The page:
New university student in aerospace engineering program

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Integral

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IS,
You keep talking about training, engineers are not trained, they are not pet dogs who perform tricks on command. Engineers are educated, while working towards an engineering degree you will be taught some fundamental topics that are then built on in later courses. You must then use your intelligence to apply your education to specific real world problems. If you really wish to become and engineer you must first learn the difference between training and education. If you go to a university looking to be trained for some specific job you will be sorely disappointed. Perhaps you really want to be a jet engine mechanic or a technician of some sort, often they can be more trained then educated.
 

enigma

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Integral said:
Perhaps you really want to be a jet engine mechanic or a technician of some sort, often they can be more trained then educated.
I'm sure Integral knows this, but I'll say it anyway. There is nothing wrong with working as a mechanic or technician. They are highly skilled people and can make a very good living. They simply draw on a different set of skills.

InfernoSun said:
Please discuss the differences between drafter, designer and engineer.
A drafter takes marked up plans and specifications and puts them into the computer. They are not trained to make any sort of decisions and make few, if any calculations.

Engineers are payed to do analysis on designs, optimize the design for mass, cost, durability, etc., and basically ensure that everything will work as it is supposed to. They are the ones who do the final sign-off on plans and are the ones responsible if something goes wrong.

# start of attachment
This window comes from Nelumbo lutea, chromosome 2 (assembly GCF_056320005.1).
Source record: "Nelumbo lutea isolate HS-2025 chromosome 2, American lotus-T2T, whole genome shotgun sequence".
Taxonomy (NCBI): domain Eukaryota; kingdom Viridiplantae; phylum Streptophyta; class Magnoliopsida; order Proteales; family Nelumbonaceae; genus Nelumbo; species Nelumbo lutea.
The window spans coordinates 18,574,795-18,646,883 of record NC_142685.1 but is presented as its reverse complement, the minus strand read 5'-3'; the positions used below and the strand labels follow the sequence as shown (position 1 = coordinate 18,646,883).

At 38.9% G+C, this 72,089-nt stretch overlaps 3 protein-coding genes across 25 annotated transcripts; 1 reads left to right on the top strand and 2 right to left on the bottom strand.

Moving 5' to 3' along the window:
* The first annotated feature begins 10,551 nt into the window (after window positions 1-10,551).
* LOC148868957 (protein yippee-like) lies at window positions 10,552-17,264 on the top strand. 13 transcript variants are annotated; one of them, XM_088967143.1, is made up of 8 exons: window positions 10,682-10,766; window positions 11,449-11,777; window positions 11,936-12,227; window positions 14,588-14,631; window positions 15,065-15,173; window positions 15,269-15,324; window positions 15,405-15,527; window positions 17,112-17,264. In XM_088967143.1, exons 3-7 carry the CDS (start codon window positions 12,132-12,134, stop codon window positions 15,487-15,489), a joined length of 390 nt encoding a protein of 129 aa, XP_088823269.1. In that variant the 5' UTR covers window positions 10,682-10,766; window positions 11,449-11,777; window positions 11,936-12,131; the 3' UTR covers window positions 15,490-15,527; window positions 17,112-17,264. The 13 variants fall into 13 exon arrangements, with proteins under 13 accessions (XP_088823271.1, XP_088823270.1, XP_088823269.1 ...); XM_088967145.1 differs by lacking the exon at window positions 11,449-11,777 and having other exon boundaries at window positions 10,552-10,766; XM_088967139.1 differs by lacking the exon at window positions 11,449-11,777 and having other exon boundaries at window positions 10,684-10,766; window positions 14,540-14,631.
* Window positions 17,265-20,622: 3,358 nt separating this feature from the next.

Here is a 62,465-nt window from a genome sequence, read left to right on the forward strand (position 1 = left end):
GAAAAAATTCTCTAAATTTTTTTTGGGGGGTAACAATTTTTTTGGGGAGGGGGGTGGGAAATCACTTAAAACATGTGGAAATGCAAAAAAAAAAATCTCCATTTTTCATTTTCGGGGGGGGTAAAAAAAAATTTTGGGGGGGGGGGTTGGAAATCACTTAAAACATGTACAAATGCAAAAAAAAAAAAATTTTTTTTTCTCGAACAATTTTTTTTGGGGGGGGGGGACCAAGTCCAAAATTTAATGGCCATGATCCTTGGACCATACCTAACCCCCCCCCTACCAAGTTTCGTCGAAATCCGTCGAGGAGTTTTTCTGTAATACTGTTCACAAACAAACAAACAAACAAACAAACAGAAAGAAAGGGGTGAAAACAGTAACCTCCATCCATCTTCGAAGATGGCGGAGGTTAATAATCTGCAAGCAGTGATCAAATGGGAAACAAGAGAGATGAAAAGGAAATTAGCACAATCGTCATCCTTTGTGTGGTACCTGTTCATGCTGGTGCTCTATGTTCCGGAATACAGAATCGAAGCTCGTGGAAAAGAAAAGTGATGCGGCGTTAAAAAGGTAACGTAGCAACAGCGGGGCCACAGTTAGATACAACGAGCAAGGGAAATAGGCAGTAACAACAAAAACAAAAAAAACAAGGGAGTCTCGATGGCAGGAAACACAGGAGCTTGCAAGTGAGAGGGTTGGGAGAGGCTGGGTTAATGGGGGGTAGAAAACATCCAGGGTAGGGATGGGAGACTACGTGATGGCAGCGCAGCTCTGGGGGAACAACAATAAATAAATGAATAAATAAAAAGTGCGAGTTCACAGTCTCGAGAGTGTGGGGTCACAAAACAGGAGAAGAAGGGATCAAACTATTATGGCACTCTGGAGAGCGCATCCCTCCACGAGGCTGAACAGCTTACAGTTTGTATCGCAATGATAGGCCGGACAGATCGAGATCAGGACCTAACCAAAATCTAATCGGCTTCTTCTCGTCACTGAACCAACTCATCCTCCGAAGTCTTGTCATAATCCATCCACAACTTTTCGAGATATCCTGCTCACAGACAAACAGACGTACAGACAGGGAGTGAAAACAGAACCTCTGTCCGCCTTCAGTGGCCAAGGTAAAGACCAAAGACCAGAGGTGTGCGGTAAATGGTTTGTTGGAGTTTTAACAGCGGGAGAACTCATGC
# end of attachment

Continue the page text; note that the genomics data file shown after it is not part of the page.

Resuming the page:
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Integral

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I'm sure Integral knows this, but I'll say it anyway. There is nothing wrong with working as a mechanic or technician. They are highly skilled people and can make a very good living. They simply draw on a different set of skills.
LOL! I guess I know this. My job title is Repair and Maintenance Technician. I have the qualifcations to get an engineering job. Much of the work I do should be done by an engineer. The difference is pay... My wife will not allow me to take the pay cut necessary to become an engineer.
 

FredGarvin

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A lot of people have problems with something like what Integral just mentioned. Me, personally, I don't. I have absolutely no problems with technicians or technically "non-engineers" or whatever the label, making more money than me. I have learned a TON of good information from the technicians and machinists around me. There is absolutely no way I could do my job at my level wothout their help, input and teachings.

Here's where I have seen the different job titles fall in line in my experience:

1) Engineer: Establishes main design concepts, analizes and makes sure the overall scheme of the product is acceptable. The engineer is also one of the main quality and technical checks in the process.

2) Designer: Specifies the nuts and bolts of the design. The designer is responsible for ensuring that the design is buildable and can be as easily machined as possible. The designer and engineer work very closely with each other.

3) Draftsman: Takes preliminary prints from the designer and engineer and puts it on paper in the appropriate format. Draftsmen are usually doing the repetative grunt work that requires skill, but doesn't require any analysis or specification of parts, etc...